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On Windows Refer to the official Ubuntu documentation here - http://www.ubuntu.com/download/desktop/create-a-usb-stick-on-windows. You can find the instructions and ideal usb siz there. If you are on a Linux Machine You can use unetbootin.


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Just use startup disk creator(linux) unetbootin(windows) to do it. Set persistence mode on to be able to save files to it without the usb deleting your files.


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Your command udisksctl unmount --object-path /media/user/Flash-Drive is wrong. /media/user/Flash-Drive isn't an object path. Find the object path with this command: $ gdbus introspect --system --dest org.freedesktop.UDisks --object-path /org/freedesktop/UDisks/devices --recurse --only-properties | grep -E "(readonly .+ ...


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My suggestion is to use the umount command. With the fdisk -l command and inserting different usb-drives determined as identified, say they are /dev/sdd1 Before creating the actions (file.desktop), create its directory: mkdir -p ~/.local/share/file-manager/actions Create and edit the action file (umount.desktop) by using these terminal commands one at a ...


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Use the command unmount, like this: Suppose your usb drive is mounted to /media/usb then it would be sufficient to use this command: sudo umount /media/usb You may also have a look at the answers at Umount all attached usb disks with a single command Source, Unix & Linux


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You specify the filesystem type with the -t option. As described in man mount: -t, --types fstype The argument following the -t is used to indicate the filesystem type. The filesystem types which are currently supported depend on the running kernel. See /proc/filesystems and /lib/mod‐ ules/$(uname ...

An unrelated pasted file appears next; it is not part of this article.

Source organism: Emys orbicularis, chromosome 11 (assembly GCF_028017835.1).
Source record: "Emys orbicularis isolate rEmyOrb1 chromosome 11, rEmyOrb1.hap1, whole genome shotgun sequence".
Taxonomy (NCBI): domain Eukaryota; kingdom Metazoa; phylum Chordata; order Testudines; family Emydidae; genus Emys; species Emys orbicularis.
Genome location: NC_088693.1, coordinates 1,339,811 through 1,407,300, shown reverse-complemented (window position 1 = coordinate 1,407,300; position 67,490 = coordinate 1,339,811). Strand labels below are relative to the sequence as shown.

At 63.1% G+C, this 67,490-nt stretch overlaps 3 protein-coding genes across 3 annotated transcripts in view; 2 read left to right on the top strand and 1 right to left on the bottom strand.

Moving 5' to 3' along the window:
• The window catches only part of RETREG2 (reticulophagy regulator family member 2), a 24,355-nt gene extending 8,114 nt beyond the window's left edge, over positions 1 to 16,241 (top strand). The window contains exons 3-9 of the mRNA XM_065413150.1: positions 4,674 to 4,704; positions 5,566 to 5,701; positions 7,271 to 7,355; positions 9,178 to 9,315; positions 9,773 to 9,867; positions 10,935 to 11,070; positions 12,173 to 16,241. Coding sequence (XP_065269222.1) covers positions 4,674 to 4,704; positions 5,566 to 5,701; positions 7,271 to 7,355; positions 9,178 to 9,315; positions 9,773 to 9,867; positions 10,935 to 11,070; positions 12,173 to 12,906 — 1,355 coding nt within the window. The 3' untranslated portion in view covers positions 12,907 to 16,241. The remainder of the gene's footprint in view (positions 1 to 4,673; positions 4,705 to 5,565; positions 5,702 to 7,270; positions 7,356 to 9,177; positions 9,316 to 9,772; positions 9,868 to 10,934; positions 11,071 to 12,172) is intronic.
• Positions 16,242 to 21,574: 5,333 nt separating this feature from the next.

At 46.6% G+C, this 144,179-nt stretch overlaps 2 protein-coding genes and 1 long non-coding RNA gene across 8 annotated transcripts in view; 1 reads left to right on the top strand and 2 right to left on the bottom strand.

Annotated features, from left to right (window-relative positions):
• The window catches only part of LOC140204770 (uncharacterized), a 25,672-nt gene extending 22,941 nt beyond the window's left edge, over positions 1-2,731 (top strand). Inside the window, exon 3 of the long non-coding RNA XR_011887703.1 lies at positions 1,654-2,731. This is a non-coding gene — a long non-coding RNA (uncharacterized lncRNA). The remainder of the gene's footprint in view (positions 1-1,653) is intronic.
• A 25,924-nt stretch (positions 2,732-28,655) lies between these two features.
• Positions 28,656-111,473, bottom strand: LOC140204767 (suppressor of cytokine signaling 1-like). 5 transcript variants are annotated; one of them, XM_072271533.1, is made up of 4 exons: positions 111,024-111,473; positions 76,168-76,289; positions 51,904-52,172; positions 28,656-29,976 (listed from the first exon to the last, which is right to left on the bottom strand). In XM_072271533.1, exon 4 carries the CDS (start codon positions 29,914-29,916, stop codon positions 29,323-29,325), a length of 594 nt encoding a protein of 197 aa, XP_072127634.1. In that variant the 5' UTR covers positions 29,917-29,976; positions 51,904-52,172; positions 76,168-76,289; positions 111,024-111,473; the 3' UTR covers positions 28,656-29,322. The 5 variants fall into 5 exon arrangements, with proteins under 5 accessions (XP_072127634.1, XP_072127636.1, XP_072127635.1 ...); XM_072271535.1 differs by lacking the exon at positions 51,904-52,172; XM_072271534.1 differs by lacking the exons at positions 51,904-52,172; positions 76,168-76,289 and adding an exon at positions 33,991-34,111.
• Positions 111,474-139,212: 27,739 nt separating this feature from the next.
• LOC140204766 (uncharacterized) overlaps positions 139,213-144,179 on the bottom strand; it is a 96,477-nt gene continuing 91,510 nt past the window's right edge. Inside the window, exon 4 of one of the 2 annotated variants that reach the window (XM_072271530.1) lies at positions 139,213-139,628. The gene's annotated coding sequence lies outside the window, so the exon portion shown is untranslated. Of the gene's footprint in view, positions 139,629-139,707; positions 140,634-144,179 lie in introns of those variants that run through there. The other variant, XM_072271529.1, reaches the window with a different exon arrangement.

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Launch the app gnome-disk-utility, find your usb on the sidebar, and click the triangle play button under the filesystem graph and it should mount it. Like this:


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First, open a terminal and execute the following command: nautilus /media/$USER/ & Nautilus should open and on the left, the USB device should be listed as "15.0 GB Volume". Click on "15.0 GB Volume" to open the device. If the device does not show up in nautilus, you can manually mount the drive. Open a terminal and execute the following ...


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If you are simply using pendrivelinux to create an Ubuntu LiveUSB it will not make any changes to the laptops hard drive. You can still use Ubuntu by booting from the USB drive if you make it using pendrivelinux. You will also have an option to choose how much space to use for persistance